Chapter 5 : Betrothal
Returning to Newcastle, Knox continued to court controversy, preaching on Christmas Day on the iniquity of the Catholics who remained in high office in England – and inveighing against the heir to the throne, the Lady Mary, who had refused point-blank to tolerate either version of the Book of Common Prayer. For this political interference, he was summoned before the Privy Council. His supporters there – Cecil, the Earl of Bedford and the king’s tutor, Sir John Cheke - spoke for him and he was exonerated. Once again, he went North, but drew the wrath of the local gentry, led by the Mayor of Newcastle, and the Lord Warden of the Marches, Lord Wharton, who objected strongly to Knox’s preaching, and in Northumberland’s words ‘uttered against him (Knox) his (Wharton’s) malicious stomach’.
Knox was apparently upset by these complaints. In a letter to Cecil, Northumberland describes ‘poor Knox’ as ‘in perplexity’. The Duke wanted King Edward to signify to Lord Wharton and Knox’s other detractors that the King had ‘the poor man and his doings in gracious favour’. This would prevent Wharton from stirring up opposition to Knox, which Northumberland thought might be a ’hindrance to religion’. He added that ‘no man [should] be so hardy to vex him [Knox]…for setting forward the King’s Majesty’s most godly proceedings, for that His Majesty intendeth to employ the man and his talent…for the edifying of [the king’s] people in the fear of God’.
One of the differences between the Catholic and the Protestant churches was the status of clerical marriage. Catholics abhorred the notion of married priests whilst Protestants not only permitted it, but generally encouraged it. In 1552, Knox betrothed himself to Margaret (known familiarly as Marjorie) Bowes. Marjorie’s family, connected to the great Yorkist families of Neville and FitzHugh, had served the English kings on the Borders for generations.
Marjorie’s father, Richard, was Captain of Norham Castle, and her uncle, Sir Robert Bowes, was Warden of the East and Middle March. Her father disapproved of Marjorie’s choice of husband, although her mother, Elizabeth, was strongly in favour of the match. Bowes eventually granted consent for the marriage, but it did not take place immediately.
Knox had met Marjorie and her mother as part of his congregation of committed Protestants, and he kept up a long-running correspondence with his mother-in-law on spiritual matters. This advice, whilst deeply personal, was part of Knox’s wider role within the Church and letters giving spiritual solace were shared amongst the congregation of the faithful. Knox’s relationship with his mother-in-law aroused suspicions at the time, which he firmly refuted – writing that his involvement with her was ‘neither flesh nor blood, but a troubled conscience on her part’. She was apparently desperately concerned lest her Catholic ‘idolatry’ had cut her off from salvation.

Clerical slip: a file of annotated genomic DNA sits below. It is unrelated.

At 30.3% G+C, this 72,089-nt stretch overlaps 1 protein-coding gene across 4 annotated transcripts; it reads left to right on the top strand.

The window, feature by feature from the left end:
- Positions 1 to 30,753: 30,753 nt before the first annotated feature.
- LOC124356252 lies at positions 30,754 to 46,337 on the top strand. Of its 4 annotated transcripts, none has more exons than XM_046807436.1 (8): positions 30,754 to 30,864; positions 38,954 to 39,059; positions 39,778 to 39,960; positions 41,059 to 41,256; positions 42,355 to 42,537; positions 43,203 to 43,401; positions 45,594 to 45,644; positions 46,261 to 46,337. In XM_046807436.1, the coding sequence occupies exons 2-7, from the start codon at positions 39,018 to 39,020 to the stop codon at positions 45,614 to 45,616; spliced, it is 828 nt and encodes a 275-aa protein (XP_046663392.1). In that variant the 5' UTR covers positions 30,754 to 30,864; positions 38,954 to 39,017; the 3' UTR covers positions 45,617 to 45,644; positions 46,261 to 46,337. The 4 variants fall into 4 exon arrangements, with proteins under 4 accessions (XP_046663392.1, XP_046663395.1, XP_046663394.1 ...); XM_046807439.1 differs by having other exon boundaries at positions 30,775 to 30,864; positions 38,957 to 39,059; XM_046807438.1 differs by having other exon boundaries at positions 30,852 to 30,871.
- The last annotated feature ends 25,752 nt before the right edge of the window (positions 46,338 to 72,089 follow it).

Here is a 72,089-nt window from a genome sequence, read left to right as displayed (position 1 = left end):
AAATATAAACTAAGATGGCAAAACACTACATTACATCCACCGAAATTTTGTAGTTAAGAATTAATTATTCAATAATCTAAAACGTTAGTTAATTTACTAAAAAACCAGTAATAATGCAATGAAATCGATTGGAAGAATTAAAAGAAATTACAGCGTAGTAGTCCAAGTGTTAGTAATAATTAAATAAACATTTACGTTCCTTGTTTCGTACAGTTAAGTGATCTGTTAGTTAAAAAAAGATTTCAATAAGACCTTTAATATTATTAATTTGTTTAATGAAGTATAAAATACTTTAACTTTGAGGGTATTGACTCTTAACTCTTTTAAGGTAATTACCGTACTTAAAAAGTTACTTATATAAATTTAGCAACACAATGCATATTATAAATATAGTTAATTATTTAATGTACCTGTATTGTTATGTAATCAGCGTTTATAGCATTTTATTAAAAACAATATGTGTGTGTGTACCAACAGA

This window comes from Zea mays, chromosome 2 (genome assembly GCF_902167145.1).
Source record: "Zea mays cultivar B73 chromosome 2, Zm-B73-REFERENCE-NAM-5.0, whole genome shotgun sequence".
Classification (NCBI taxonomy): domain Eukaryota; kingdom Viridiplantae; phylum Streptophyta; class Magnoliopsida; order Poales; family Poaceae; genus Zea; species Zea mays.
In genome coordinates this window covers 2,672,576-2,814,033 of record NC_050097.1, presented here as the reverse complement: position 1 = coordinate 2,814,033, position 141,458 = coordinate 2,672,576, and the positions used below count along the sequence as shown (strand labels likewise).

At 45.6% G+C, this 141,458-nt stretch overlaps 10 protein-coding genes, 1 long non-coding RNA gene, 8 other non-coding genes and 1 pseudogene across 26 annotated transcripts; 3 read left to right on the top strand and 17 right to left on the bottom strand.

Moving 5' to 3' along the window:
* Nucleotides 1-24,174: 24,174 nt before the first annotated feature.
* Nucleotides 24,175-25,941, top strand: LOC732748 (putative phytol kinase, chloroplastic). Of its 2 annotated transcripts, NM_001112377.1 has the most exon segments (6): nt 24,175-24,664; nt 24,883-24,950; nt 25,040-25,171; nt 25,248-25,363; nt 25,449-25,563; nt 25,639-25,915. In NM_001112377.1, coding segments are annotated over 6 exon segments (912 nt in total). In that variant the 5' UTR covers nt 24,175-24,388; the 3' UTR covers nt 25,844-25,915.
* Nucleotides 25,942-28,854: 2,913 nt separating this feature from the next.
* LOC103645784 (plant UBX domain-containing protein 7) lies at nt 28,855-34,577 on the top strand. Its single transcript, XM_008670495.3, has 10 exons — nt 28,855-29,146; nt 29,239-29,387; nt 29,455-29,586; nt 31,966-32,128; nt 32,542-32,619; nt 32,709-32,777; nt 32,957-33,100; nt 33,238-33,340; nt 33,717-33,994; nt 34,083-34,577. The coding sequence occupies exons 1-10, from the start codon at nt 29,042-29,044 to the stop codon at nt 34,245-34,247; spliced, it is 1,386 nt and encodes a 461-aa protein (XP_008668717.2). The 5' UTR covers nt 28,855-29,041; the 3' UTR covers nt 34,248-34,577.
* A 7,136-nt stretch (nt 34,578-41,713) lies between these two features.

From the frequency with which Elizabeth wrote to Knox, it is obvious that she took up a good deal of his time, and needed constant reassurance and was what we might today call emotionally ‘needy’. Even though there was a deep emotional connection between them, the possibility of any sexual relationship is vanishingly small.
Knox’s time in Berwick and Newcastle was, for him, a time of pleasure and contentment. He felt that he was answering God’s call, and ministering effectively to his little part of the Church of believers, leading them away from the snares of Catholicism. Later, he came to believe that he was suffering from the sin of spiritual pride in his achievements.
Despite having accepted the Book of Common Prayer, and its requirement to kneel for the Eucharist, word reached the Privy Council that Knox was not following the rules. He had also declined the offer of the parish of All Hallows, Bread Street, London. Cranmer and the other members of the Privy Council thought that a personal explanation was in order, and Knox was summoned to London. He informed the Council that he did not want a London parish, partly because he could do more good in the North, but also because he was not reconciled to ‘black rubric’.
The Councillors valued uniformity and consistency of worship more than Knox. As they hoped to draw the largely Catholic population further along the path to Protestantism, it was important for everyone to move in lockstep. For Knox, this was tantamount to condoning errors – there should be no room for compromise. Now the truth of a pure Church was once again being preached, there should be no back-sliding.
The Council admonished him for his failure to conform, but took no action against him, and even continued to show him favour. He was invited to be one of the preachers who delivered the series of sermons preached in front of the king, to mark Lent. Knox took the opportunity to lambast various members of the Privy Council by name. This did not endear him to them.